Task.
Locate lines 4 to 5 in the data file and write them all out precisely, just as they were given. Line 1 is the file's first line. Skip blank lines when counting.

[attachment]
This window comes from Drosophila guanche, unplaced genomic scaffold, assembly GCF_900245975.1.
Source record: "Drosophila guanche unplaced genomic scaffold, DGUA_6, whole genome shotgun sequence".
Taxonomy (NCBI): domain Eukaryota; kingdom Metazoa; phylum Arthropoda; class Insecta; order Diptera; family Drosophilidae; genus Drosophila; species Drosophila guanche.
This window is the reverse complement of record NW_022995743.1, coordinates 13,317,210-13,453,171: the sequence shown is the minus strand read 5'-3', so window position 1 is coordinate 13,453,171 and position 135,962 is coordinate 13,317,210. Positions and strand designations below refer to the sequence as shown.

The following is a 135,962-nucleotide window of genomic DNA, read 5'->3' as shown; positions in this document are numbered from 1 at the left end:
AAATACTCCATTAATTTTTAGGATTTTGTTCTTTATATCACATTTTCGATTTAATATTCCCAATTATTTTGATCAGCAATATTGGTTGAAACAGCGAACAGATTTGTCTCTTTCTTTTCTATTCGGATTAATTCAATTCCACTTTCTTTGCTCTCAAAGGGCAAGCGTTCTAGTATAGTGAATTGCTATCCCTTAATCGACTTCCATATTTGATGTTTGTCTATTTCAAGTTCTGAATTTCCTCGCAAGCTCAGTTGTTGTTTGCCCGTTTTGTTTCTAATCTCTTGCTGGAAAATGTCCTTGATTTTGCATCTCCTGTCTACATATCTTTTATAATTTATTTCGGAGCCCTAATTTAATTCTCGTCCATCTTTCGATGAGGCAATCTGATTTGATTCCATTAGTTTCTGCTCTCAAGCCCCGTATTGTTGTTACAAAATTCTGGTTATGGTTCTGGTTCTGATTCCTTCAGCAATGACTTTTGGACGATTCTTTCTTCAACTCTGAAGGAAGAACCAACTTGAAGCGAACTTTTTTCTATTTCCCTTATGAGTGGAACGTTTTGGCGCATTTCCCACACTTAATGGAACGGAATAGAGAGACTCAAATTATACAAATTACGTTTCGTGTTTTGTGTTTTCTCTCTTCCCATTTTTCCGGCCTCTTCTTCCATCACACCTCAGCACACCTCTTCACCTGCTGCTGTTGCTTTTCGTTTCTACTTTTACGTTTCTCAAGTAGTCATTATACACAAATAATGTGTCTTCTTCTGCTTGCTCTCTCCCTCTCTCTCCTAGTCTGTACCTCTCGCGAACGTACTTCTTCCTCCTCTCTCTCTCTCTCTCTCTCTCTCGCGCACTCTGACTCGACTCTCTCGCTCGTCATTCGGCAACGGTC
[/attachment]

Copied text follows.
This window is the reverse complement of record NW_022995743.1, coordinates 13,317,210-13,453,171: the sequence shown is the minus strand read 5'-3', so window position 1 is coordinate 13,453,171 and position 135,962 is coordinate 13,317,210. Positions and strand designations below refer to the sequence as shown.

The following is a 135,962-nucleotide window of genomic DNA, read 5'->3' as shown; positions in this document are numbered from 1 at the left end: